Ode to the brogue- the ginnel of love.

When I grew up in days of old

And the sun set over yonder

Old folks spoke in northern brogue

It made me stop and ponder.


In the backstreets of old Rossendale

Where buxom lasses were bonny

We spoke with a local dialect

And people say we talked funny.


In claggy weather we had council pop

Winter woollies when feeling nesh

Mam put our mittens on a string

It made us kids look gormless


If we mithered we were clattered

Told to keep our cakeholes shut

They chided us umpteen times

To keep the back door shut.


We played hide and seek in ginnels

Cleared snow from neighbours paths

Skriked our way through family traumas

Sweated cobs when’t’sun were’t crackin flags.


We spoke a different language

Didn’t give tuppence for what you thought

We’d go t’foot of our stairs

If anyone sold us short.


Fresh air and love we lived off,

With Church socials on a Saturday night

We might have not talked proper

But we treated each other right.


© Alison Jean Hankinson

Image Eden Methodist Walking Day- C 1972

Image Eden Methodist Walking Day- C 1979

I am linking this for the last OLN at d’Verse.
















Brogue: a way of speaking Englishespecially that of Irish or Scottishspeakers:

Author: alisonhankinson

Walking tall whenever I can.

37 thoughts on “Ode to the brogue- the ginnel of love.”

  1. I loved your poem, and I have a request. I am a sixth grade English teacher in Colorado in the US, when I start working on poetry, may I share your poem with them? They would love it. Plus, it would be so much fun to study your word choices. Looking forward to your reponse.

    Liked by 2 people

  2. What a thorough joy was your poem! I loved the colloquialisms and the sort of sassiness of it. Blessings on you and yours this holiday season!

    Liked by 1 person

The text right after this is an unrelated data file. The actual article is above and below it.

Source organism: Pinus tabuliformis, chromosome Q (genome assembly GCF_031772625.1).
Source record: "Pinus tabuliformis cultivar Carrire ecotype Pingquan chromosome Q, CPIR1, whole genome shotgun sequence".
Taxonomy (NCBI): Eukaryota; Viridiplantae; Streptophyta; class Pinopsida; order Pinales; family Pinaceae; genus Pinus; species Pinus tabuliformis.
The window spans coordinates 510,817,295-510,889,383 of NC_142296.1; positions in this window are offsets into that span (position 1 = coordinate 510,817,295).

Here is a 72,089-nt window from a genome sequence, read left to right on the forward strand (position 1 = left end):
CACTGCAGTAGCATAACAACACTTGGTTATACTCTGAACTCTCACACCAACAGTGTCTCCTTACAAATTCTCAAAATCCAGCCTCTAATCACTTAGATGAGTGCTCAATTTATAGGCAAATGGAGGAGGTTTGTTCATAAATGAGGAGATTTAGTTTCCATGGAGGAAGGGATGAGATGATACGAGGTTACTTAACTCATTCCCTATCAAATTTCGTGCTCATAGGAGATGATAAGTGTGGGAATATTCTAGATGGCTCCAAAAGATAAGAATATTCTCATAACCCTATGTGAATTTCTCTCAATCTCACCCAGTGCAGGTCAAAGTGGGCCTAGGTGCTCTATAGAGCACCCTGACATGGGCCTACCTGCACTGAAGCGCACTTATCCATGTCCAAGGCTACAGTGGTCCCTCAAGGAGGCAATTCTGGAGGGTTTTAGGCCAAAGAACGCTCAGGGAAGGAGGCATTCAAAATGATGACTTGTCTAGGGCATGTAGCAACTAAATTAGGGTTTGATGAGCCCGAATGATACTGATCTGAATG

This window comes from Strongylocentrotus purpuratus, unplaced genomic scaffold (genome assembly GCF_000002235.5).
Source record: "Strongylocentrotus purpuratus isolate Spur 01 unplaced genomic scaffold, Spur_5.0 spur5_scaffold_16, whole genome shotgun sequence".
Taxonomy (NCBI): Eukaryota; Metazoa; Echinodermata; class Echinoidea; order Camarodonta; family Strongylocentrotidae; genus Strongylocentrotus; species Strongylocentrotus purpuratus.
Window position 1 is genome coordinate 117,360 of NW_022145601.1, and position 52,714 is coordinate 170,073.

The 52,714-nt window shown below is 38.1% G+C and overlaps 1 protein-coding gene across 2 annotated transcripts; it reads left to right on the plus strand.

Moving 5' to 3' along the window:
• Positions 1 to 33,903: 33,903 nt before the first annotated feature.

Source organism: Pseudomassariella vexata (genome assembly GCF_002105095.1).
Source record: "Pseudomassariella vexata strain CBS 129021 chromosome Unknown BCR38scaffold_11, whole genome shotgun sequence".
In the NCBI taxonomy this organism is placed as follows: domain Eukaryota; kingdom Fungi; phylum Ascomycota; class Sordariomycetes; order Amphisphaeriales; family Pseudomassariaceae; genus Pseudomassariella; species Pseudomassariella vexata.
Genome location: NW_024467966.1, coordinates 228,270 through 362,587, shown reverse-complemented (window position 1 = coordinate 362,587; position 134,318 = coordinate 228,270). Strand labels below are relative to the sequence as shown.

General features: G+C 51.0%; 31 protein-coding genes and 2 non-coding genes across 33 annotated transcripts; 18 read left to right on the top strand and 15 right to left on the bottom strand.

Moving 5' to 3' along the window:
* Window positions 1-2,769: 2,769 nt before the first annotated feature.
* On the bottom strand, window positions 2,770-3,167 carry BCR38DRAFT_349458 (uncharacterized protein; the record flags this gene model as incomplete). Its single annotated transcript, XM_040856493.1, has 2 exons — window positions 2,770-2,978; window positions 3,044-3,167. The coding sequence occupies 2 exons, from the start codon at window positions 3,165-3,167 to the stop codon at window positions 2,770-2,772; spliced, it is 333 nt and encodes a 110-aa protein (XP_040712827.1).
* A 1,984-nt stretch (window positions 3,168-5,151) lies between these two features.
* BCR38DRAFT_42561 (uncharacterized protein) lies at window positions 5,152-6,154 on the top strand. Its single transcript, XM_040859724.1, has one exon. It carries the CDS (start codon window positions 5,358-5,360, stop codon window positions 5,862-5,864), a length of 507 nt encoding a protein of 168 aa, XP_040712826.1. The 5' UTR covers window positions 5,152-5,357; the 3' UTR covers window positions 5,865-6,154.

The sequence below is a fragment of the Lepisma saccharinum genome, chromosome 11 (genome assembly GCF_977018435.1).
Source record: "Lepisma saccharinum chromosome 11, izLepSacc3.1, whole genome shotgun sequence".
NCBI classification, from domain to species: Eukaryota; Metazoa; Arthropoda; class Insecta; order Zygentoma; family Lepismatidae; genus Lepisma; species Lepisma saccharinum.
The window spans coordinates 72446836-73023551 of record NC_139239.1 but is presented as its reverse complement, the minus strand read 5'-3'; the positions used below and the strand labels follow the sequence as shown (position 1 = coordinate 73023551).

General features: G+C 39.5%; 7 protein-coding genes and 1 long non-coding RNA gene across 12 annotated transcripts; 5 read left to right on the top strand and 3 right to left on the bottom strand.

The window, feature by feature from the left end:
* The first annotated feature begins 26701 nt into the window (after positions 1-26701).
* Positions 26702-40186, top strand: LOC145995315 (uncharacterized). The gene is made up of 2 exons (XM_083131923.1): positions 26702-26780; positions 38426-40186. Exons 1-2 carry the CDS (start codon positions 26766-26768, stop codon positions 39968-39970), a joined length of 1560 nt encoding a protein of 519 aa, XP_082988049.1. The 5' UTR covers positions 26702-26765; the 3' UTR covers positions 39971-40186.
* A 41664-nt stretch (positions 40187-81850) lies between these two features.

3. Brassy, sassy and oh so colloquial; and yet it is technically in English and not Greek. The poem was thick as porridge, nostalgic as a stack of yearbooks–both fun to read aloud and silently; smile.

    Liked by 2 people

  4. Those were important lessons of our past days ~ Everyone should be treated right ~ Love how your poem sounds when read aloud ~ Happy Holidays to you and your family!!!! Thanks for being part of our community ~

    Liked by 1 person

  5. Such a beautiful glimpse into your childhood. I love all the details which made your poem very visible for me. And yes, the most important thing is to treat others in a good way

    Liked by 1 person

  6. I love this poem, Alison! Linguistics was one of my subjects at university and I love dialect words. I love those bonny, buxom lasses, the claggy weather and remember mittens on string 🙂

    Liked by 1 person

  7. Love this Alison – it brought back memories…
    Yorkshire born but moved darn sarf aged five, then up to Newcastle aged eleven, but with Yorkshire parents, dialect entered my speech and caused confusion in my schooldays. Also the Yorkshire abbreviation of couldn’t caused problems…
    Merry Christmas!
    Anna :o]

    Liked by 1 person

      1. t’int’in’tin made me chortle – a lot!
        The then – maybe still now – Yorkshire term of endearment ‘luv’ was much part of my dads speech. When we moved to Newcastle he made an honest mistake of calling the milkman ‘luv’ who looked ready to take a swing at him!

        Liked by 1 person

  8. Some enjoyable phrases that stood out for me of the local dialect: “buxom lasses were bonny” and “Didn’t give tuppence for what you thought” and “Told to keep our cakeholes shut”.

    Liked by 1 person

  9. I love this poem. It’s so relatable. Lots of life lessons..family, respect, kindness to neighbors. And when you were told to ” keep your cakehole shut” , you did!! Merry Christmas to you.😖

    Liked by 1 person

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